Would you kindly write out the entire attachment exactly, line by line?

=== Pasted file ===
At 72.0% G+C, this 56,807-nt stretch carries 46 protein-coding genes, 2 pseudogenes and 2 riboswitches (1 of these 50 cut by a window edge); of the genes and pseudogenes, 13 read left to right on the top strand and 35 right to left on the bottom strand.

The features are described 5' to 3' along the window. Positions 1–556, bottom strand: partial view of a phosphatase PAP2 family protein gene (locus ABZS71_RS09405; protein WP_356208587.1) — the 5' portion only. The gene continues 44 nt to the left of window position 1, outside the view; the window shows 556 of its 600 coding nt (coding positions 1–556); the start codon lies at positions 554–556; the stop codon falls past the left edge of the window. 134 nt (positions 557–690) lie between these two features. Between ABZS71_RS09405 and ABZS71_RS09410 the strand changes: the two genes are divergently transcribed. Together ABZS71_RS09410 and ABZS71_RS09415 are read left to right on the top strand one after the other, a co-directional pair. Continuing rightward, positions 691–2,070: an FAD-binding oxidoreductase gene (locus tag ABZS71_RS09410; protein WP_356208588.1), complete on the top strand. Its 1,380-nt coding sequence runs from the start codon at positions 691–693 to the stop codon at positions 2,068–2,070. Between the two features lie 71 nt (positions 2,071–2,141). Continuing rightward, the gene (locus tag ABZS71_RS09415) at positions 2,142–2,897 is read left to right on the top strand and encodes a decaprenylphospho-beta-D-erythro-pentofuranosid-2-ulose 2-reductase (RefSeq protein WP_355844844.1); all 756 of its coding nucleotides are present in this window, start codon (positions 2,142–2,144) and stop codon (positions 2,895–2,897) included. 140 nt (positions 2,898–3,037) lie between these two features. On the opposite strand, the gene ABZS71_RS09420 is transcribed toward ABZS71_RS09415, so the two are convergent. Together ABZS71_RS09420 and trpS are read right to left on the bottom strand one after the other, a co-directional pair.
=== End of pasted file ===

At 72.0% G+C, this 56,807-nt stretch carries 46 protein-coding genes, 2 pseudogenes and 2 riboswitches (1 of these 50 cut by a window edge); of the genes and pseudogenes, 13 read left to right on the top strand and 35 right to left on the bottom strand.

The features are described 5' to 3' along the window. Positions 1–556, bottom strand: partial view of a phosphatase PAP2 family protein gene (locus ABZS71_RS09405; protein WP_356208587.1) — the 5' portion only. The gene continues 44 nt to the left of window position 1, outside the view; the window shows 556 of its 600 coding nt (coding positions 1–556); the start codon lies at positions 554–556; the stop codon falls past the left edge of the window. 134 nt (positions 557–690) lie between these two features. Between ABZS71_RS09405 and ABZS71_RS09410 the strand changes: the two genes are divergently transcribed. Together ABZS71_RS09410 and ABZS71_RS09415 are read left to right on the top strand one after the other, a co-directional pair. Continuing rightward, positions 691–2,070: an FAD-binding oxidoreductase gene (locus tag ABZS71_RS09410; protein WP_356208588.1), complete on the top strand. Its 1,380-nt coding sequence runs from the start codon at positions 691–693 to the stop codon at positions 2,068–2,070. Between the two features lie 71 nt (positions 2,071–2,141). Continuing rightward, the gene (locus tag ABZS71_RS09415) at positions 2,142–2,897 is read left to right on the top strand and encodes a decaprenylphospho-beta-D-erythro-pentofuranosid-2-ulose 2-reductase (RefSeq protein WP_355844844.1); all 756 of its coding nucleotides are present in this window, start codon (positions 2,142–2,144) and stop codon (positions 2,895–2,897) included. 140 nt (positions 2,898–3,037) lie between these two features. On the opposite strand, the gene ABZS71_RS09420 is transcribed toward ABZS71_RS09415, so the two are convergent. Together ABZS71_RS09420 and trpS are read right to left on the bottom strand one after the other, a co-directional pair.